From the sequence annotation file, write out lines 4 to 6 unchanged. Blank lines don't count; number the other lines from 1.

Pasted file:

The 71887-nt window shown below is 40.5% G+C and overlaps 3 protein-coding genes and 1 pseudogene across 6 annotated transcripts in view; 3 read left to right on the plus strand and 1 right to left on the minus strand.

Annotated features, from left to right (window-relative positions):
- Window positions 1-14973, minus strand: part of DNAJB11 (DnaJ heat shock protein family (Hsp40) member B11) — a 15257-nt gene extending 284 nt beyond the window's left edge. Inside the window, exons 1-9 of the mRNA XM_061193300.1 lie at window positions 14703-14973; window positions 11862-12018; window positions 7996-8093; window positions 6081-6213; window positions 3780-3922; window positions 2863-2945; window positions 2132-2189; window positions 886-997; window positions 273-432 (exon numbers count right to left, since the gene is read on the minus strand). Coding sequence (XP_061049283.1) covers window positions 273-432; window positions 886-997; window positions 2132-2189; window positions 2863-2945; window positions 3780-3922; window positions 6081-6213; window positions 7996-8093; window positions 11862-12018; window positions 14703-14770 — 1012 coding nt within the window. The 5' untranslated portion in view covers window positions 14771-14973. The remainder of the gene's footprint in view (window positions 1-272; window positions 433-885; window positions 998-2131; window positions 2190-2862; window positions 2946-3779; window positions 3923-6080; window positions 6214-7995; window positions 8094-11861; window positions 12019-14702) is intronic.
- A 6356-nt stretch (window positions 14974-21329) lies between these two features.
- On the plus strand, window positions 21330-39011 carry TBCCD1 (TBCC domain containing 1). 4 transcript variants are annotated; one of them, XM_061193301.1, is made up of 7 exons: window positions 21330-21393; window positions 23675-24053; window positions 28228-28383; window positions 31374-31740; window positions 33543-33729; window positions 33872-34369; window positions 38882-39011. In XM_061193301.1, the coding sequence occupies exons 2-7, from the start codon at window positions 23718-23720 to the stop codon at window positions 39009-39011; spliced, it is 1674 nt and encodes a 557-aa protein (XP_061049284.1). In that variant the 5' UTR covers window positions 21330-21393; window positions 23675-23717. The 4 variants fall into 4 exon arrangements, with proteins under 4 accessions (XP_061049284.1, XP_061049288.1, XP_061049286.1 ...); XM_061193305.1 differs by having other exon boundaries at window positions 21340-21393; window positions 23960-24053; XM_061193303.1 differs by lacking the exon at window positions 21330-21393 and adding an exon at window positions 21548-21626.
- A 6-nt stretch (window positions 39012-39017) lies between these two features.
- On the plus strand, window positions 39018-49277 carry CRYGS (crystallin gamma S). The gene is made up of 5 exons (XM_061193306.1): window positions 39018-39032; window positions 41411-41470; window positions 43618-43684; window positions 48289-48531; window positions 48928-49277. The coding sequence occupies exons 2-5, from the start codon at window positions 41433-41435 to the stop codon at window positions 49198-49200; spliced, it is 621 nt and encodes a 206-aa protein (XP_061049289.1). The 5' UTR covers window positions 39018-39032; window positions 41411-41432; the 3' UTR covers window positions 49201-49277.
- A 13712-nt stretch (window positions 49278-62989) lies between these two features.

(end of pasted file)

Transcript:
- A 6356-nt stretch (window positions 14974-21329) lies between these two features.
- On the plus strand, window positions 21330-39011 carry TBCCD1 (TBCC domain containing 1). 4 transcript variants are annotated; one of them, XM_061193301.1, is made up of 7 exons: window positions 21330-21393; window positions 23675-24053; window positions 28228-28383; window positions 31374-31740; window positions 33543-33729; window positions 33872-34369; window positions 38882-39011. In XM_061193301.1, the coding sequence occupies exons 2-7, from the start codon at window positions 23718-23720 to the stop codon at window positions 39009-39011; spliced, it is 1674 nt and encodes a 557-aa protein (XP_061049284.1). In that variant the 5' UTR covers window positions 21330-21393; window positions 23675-23717. The 4 variants fall into 4 exon arrangements, with proteins under 4 accessions (XP_061049284.1, XP_061049288.1, XP_061049286.1 ...); XM_061193305.1 differs by having other exon boundaries at window positions 21340-21393; window positions 23960-24053; XM_061193303.1 differs by lacking the exon at window positions 21330-21393 and adding an exon at window positions 21548-21626.
- A 6-nt stretch (window positions 39012-39017) lies between these two features.